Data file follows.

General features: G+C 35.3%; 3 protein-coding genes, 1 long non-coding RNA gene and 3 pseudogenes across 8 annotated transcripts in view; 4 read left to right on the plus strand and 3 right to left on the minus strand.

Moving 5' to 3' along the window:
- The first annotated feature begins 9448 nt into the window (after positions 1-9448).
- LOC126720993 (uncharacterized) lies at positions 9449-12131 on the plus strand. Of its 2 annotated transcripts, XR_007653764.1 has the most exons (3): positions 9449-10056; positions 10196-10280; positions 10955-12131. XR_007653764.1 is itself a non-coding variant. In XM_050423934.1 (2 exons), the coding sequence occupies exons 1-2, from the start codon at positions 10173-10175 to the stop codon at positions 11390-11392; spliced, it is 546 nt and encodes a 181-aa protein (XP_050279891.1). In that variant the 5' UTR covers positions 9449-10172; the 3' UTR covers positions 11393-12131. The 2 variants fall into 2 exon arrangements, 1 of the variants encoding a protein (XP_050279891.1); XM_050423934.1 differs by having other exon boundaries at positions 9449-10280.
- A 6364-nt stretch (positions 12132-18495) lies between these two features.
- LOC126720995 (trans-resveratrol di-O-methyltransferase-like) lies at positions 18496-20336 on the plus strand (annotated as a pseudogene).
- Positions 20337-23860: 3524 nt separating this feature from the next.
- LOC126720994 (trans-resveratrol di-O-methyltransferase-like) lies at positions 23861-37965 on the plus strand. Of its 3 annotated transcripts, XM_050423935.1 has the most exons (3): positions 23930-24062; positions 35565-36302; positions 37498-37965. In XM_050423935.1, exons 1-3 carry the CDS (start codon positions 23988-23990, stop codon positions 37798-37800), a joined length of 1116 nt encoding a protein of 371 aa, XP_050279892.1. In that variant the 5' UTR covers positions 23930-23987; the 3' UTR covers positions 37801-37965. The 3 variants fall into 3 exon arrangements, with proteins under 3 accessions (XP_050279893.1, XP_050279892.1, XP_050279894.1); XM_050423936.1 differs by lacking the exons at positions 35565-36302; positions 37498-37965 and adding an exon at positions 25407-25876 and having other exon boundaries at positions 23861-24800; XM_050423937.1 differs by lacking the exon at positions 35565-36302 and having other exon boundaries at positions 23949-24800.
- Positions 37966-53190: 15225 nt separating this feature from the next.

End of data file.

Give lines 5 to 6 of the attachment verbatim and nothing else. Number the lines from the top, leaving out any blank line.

- A 6364-nt stretch (positions 12132-18495) lies between these two features.
- LOC126720995 (trans-resveratrol di-O-methyltransferase-like) lies at positions 18496-20336 on the plus strand (annotated as a pseudogene).